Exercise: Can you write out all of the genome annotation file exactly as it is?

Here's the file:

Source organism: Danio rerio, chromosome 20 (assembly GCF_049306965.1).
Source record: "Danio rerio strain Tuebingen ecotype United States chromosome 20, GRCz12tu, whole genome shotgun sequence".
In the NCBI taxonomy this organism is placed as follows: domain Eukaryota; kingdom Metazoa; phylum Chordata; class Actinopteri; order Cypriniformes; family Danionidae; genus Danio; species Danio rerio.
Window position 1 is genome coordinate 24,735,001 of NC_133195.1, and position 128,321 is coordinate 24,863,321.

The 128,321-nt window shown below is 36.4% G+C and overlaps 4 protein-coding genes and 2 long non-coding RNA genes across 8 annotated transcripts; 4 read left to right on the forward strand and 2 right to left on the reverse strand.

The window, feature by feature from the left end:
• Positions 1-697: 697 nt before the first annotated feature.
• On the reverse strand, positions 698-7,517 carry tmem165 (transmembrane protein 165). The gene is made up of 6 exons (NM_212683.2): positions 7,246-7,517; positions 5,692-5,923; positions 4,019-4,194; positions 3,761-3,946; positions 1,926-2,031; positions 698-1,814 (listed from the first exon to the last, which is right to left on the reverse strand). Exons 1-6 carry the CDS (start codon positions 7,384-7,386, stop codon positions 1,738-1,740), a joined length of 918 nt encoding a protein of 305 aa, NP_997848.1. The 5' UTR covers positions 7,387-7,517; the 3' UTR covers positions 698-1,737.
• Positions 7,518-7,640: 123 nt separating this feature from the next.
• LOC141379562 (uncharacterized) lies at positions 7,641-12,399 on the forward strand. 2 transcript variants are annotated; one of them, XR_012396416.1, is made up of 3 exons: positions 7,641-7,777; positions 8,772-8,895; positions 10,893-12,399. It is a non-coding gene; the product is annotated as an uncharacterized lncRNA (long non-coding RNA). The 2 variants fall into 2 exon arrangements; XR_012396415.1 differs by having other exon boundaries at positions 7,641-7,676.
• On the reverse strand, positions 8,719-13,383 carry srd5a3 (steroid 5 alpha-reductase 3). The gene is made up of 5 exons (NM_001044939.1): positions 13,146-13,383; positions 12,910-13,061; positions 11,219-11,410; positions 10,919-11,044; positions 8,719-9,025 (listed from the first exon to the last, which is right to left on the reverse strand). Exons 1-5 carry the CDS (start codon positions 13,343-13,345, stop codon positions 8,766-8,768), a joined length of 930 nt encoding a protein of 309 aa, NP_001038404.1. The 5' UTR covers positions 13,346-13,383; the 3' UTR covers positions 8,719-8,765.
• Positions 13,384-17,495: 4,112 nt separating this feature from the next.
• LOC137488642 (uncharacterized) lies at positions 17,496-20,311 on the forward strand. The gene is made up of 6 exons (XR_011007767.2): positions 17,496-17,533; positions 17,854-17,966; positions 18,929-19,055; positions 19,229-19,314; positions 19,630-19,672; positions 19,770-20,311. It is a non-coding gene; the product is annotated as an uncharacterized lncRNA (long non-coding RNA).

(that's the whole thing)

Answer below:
Source organism: Danio rerio, chromosome 20 (assembly GCF_049306965.1).
Source record: "Danio rerio strain Tuebingen ecotype United States chromosome 20, GRCz12tu, whole genome shotgun sequence".
In the NCBI taxonomy this organism is placed as follows: domain Eukaryota; kingdom Metazoa; phylum Chordata; class Actinopteri; order Cypriniformes; family Danionidae; genus Danio; species Danio rerio.
Window position 1 is genome coordinate 24,735,001 of NC_133195.1, and position 128,321 is coordinate 24,863,321.

The 128,321-nt window shown below is 36.4% G+C and overlaps 4 protein-coding genes and 2 long non-coding RNA genes across 8 annotated transcripts; 4 read left to right on the forward strand and 2 right to left on the reverse strand.

The window, feature by feature from the left end:
• Positions 1-697: 697 nt before the first annotated feature.
• On the reverse strand, positions 698-7,517 carry tmem165 (transmembrane protein 165). The gene is made up of 6 exons (NM_212683.2): positions 7,246-7,517; positions 5,692-5,923; positions 4,019-4,194; positions 3,761-3,946; positions 1,926-2,031; positions 698-1,814 (listed from the first exon to the last, which is right to left on the reverse strand). Exons 1-6 carry the CDS (start codon positions 7,384-7,386, stop codon positions 1,738-1,740), a joined length of 918 nt encoding a protein of 305 aa, NP_997848.1. The 5' UTR covers positions 7,387-7,517; the 3' UTR covers positions 698-1,737.
• Positions 7,518-7,640: 123 nt separating this feature from the next.
• LOC141379562 (uncharacterized) lies at positions 7,641-12,399 on the forward strand. 2 transcript variants are annotated; one of them, XR_012396416.1, is made up of 3 exons: positions 7,641-7,777; positions 8,772-8,895; positions 10,893-12,399. It is a non-coding gene; the product is annotated as an uncharacterized lncRNA (long non-coding RNA). The 2 variants fall into 2 exon arrangements; XR_012396415.1 differs by having other exon boundaries at positions 7,641-7,676.
• On the reverse strand, positions 8,719-13,383 carry srd5a3 (steroid 5 alpha-reductase 3). The gene is made up of 5 exons (NM_001044939.1): positions 13,146-13,383; positions 12,910-13,061; positions 11,219-11,410; positions 10,919-11,044; positions 8,719-9,025 (listed from the first exon to the last, which is right to left on the reverse strand). Exons 1-5 carry the CDS (start codon positions 13,343-13,345, stop codon positions 8,766-8,768), a joined length of 930 nt encoding a protein of 309 aa, NP_001038404.1. The 5' UTR covers positions 13,346-13,383; the 3' UTR covers positions 8,719-8,765.
• Positions 13,384-17,495: 4,112 nt separating this feature from the next.
• LOC137488642 (uncharacterized) lies at positions 17,496-20,311 on the forward strand. The gene is made up of 6 exons (XR_011007767.2): positions 17,496-17,533; positions 17,854-17,966; positions 18,929-19,055; positions 19,229-19,314; positions 19,630-19,672; positions 19,770-20,311. It is a non-coding gene; the product is annotated as an uncharacterized lncRNA (long non-coding RNA).